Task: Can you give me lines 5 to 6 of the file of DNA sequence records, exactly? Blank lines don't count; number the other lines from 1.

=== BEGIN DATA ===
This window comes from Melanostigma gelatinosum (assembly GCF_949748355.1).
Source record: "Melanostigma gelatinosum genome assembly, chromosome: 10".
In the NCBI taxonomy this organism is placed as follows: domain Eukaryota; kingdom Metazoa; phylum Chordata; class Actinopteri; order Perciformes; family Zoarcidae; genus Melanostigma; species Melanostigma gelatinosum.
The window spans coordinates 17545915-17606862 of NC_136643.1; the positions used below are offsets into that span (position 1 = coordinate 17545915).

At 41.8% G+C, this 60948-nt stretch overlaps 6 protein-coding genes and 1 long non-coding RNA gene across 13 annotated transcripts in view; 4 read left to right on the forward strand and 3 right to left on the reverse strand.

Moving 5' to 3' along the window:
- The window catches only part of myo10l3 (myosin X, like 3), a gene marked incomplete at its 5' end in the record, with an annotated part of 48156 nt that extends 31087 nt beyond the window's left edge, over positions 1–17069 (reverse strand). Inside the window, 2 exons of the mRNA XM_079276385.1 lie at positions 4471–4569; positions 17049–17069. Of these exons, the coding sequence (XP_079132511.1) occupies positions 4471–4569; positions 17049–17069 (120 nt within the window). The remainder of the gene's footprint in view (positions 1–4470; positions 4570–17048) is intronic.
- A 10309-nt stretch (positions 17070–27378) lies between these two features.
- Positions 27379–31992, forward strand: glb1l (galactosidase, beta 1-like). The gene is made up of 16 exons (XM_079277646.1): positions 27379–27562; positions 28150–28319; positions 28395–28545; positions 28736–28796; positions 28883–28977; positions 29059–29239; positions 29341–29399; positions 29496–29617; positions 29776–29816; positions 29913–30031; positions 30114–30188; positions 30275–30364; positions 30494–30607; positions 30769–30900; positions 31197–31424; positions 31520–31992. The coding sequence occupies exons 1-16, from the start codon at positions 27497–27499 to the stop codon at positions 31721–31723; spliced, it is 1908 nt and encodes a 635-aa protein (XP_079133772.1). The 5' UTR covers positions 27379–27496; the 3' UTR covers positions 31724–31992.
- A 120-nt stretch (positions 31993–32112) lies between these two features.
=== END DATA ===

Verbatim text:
At 41.8% G+C, this 60948-nt stretch overlaps 6 protein-coding genes and 1 long non-coding RNA gene across 13 annotated transcripts in view; 4 read left to right on the forward strand and 3 right to left on the reverse strand.

Moving 5' to 3' along the window: